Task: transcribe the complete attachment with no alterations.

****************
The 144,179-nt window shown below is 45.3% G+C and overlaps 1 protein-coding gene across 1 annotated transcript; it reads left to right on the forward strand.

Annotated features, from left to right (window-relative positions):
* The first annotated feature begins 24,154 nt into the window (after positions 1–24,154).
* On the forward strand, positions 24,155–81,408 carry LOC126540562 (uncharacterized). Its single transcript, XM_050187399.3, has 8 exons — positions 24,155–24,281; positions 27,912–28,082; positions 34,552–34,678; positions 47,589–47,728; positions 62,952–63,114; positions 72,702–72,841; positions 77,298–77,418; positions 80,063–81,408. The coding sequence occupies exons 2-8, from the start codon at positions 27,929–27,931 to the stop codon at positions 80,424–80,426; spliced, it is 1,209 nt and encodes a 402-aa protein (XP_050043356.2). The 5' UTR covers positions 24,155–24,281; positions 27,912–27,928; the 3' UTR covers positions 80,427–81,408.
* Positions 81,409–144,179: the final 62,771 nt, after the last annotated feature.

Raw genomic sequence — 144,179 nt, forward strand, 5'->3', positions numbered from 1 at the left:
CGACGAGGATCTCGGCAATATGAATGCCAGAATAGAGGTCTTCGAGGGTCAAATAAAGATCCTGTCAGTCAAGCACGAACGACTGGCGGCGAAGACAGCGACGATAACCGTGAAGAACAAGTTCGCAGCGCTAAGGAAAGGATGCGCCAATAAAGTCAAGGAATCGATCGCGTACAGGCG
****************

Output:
The 144,179-nt window shown below is 45.3% G+C and overlaps 1 protein-coding gene across 1 annotated transcript; it reads left to right on the forward strand.

Annotated features, from left to right (window-relative positions):
* The first annotated feature begins 24,154 nt into the window (after positions 1–24,154).
* On the forward strand, positions 24,155–81,408 carry LOC126540562 (uncharacterized). Its single transcript, XM_050187399.3, has 8 exons — positions 24,155–24,281; positions 27,912–28,082; positions 34,552–34,678; positions 47,589–47,728; positions 62,952–63,114; positions 72,702–72,841; positions 77,298–77,418; positions 80,063–81,408. The coding sequence occupies exons 2-8, from the start codon at positions 27,929–27,931 to the stop codon at positions 80,424–80,426; spliced, it is 1,209 nt and encodes a 402-aa protein (XP_050043356.2). The 5' UTR covers positions 24,155–24,281; positions 27,912–27,928; the 3' UTR covers positions 80,427–81,408.
* Positions 81,409–144,179: the final 62,771 nt, after the last annotated feature.

Raw genomic sequence — 144,179 nt, forward strand, 5'->3', positions numbered from 1 at the left:
CGACGAGGATCTCGGCAATATGAATGCCAGAATAGAGGTCTTCGAGGGTCAAATAAAGATCCTGTCAGTCAAGCACGAACGACTGGCGGCGAAGACAGCGACGATAACCGTGAAGAACAAGTTCGCAGCGCTAAGGAAAGGATGCGCCAATAAAGTCAAGGAATCGATCGCGTACAGGCG